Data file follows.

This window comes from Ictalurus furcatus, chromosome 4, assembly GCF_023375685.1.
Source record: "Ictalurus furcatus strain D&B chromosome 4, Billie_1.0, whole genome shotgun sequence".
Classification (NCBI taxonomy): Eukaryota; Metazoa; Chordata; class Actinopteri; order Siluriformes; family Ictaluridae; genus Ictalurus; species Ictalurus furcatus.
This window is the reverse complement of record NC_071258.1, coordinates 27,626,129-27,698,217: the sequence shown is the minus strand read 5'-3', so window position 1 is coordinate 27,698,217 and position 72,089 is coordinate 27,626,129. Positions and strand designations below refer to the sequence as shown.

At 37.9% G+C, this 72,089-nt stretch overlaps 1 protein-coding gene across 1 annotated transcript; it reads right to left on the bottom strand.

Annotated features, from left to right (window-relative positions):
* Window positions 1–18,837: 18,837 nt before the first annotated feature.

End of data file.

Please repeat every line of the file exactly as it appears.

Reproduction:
This window comes from Ictalurus furcatus, chromosome 4, assembly GCF_023375685.1.
Source record: "Ictalurus furcatus strain D&B chromosome 4, Billie_1.0, whole genome shotgun sequence".
Classification (NCBI taxonomy): Eukaryota; Metazoa; Chordata; class Actinopteri; order Siluriformes; family Ictaluridae; genus Ictalurus; species Ictalurus furcatus.
This window is the reverse complement of record NC_071258.1, coordinates 27,626,129-27,698,217: the sequence shown is the minus strand read 5'-3', so window position 1 is coordinate 27,698,217 and position 72,089 is coordinate 27,626,129. Positions and strand designations below refer to the sequence as shown.

At 37.9% G+C, this 72,089-nt stretch overlaps 1 protein-coding gene across 1 annotated transcript; it reads right to left on the bottom strand.

Annotated features, from left to right (window-relative positions):
* Window positions 1–18,837: 18,837 nt before the first annotated feature.